#RPGaDAY 2019 - DAY 3: "ENGAGE"

While D&D 4th edition wasn't the favorite of many people, I truly believe that it had one of the greatest DM guides of all time. It had so many practical tips, not just for running 4e itself, but legitimately good tips for just being a GM.

One of the topics I remember most clearly was a section about engaging different types of people at your table. This is such an overlooked aspect of games, and I remember being impressed that they included it as an explicit topic. RPGs, at their heart, are about collaborative storytelling, which means that having everybody engaged in the story is essential.

Here is what I've done over the years, to keep people engaged.

Ensure the story is something people want to be playing. For a campaign, I find out what kind of game people *want* to play. The concept of Character Arcs, from Monte Cook Games, is a great boon to this, as it causes players to make their goals not just known but a core part of the game. But even without, players often have an idea of what they want to do, and I can either theme the story after their interests or at least ensure that their needs are being met.

Ensure that I spend time with everybody at the table (and the virtual table, too, in our case.) If everybody is together, I make sure to ask each person what they're doing. I encourage the person who quietly agrees to do what everybody else is doing to describe how they are contributing. If everybody is not together, I try to give each group equal time, if possible. This is especially important if they don't seem to be as invested in the story. But at the same time, I avoid putting introverts on the spot--especially at Cons, where I don't know the people well.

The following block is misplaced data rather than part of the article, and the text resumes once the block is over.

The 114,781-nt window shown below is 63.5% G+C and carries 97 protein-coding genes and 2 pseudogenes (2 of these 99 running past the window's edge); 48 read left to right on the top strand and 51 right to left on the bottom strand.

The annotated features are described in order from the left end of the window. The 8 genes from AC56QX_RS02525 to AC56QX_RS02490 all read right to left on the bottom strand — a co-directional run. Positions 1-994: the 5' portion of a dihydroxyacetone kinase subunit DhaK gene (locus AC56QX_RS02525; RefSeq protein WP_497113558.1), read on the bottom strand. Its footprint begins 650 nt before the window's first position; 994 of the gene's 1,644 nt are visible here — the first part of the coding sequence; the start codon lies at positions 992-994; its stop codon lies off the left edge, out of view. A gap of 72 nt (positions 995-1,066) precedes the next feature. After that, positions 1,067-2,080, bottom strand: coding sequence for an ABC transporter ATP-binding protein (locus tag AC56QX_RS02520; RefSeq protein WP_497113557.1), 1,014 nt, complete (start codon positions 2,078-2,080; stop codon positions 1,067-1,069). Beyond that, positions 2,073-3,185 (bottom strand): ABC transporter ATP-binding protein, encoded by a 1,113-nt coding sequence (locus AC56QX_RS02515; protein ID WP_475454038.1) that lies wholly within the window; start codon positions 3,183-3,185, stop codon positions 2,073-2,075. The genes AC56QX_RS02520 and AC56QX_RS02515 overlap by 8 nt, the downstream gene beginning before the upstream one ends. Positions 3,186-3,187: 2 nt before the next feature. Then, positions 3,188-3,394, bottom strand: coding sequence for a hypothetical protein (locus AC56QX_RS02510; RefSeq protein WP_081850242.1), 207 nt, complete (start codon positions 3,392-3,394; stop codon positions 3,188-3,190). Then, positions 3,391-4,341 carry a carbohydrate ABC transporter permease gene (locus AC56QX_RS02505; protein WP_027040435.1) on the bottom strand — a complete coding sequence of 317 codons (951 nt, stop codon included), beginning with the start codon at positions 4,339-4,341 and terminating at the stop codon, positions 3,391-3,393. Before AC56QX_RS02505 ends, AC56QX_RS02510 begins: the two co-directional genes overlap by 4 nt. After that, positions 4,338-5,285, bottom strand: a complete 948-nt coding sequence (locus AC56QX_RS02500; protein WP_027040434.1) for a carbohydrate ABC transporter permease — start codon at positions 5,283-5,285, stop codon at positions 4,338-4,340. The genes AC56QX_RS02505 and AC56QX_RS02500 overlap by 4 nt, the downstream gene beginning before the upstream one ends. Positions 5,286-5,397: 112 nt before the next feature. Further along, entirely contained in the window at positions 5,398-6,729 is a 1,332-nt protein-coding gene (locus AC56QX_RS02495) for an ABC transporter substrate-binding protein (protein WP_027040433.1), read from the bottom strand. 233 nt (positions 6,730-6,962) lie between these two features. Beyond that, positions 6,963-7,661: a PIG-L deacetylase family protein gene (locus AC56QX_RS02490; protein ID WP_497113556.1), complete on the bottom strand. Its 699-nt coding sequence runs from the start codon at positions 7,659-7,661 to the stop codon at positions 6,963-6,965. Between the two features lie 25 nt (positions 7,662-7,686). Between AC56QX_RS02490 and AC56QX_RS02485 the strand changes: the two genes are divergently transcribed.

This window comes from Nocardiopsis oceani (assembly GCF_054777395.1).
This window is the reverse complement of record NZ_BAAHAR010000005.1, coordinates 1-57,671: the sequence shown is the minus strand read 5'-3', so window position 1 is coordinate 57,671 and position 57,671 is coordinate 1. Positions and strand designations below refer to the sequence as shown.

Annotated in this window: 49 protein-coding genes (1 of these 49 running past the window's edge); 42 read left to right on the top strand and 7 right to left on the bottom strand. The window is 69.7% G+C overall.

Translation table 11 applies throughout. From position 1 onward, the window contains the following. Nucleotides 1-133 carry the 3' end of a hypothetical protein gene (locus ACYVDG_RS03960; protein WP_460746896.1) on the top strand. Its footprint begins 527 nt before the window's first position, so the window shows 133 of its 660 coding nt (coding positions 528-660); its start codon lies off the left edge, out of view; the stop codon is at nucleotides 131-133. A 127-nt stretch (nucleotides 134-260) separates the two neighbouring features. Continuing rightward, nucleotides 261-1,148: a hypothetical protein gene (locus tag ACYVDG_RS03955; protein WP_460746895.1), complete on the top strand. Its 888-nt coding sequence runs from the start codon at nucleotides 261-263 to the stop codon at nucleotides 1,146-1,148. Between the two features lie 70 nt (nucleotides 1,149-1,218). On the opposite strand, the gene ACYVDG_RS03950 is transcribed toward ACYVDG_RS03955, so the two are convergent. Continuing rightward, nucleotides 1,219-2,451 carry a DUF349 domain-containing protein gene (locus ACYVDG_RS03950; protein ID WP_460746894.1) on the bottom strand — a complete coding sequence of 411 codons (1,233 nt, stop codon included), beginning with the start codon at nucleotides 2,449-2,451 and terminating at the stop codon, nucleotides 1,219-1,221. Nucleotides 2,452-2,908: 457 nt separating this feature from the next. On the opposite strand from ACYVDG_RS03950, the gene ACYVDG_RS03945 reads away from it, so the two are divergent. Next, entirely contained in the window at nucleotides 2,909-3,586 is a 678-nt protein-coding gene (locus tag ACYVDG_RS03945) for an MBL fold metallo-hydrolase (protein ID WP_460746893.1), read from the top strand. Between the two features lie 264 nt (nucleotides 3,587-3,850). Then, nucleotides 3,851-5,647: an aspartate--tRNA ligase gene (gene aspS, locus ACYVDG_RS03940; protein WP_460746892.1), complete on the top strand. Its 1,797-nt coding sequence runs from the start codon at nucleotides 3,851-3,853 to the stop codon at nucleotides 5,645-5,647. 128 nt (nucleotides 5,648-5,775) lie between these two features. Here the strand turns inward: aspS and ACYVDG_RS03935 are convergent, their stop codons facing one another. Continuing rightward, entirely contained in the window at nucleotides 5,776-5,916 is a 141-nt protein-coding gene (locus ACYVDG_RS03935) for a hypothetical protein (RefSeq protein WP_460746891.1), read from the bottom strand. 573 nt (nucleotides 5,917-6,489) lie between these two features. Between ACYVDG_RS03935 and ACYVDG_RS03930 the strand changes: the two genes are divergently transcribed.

Ensure that the story is truly collaborative. I provide hooks, but let the players follow the hooks in their own way, or adjust on the fly if they want to do something else. They will generally try to follow the hooks, but a "yes, and..." approach can really help them to feel their choices matter. And some of our best sessions have involved things the table felt was interesting, that I just threw in for flavor.

When die rolling is involved, I try to make each roll meaningful, especially if the person is having an off night. This may be describing a partial success, a description of the result (good or bad), encouraging self-teasing if the roll was especially bad, and of course celebrating the great rolls.

Finally, I encourage an atmosphere where everybody pays attention to what everybody else is doing, so that not just the GM, but the whole table cares about the decisions, actions and die-rolls of the other players...so that everybody not only gets a chance at the limelight but also celebrates the other players when they get theirs.

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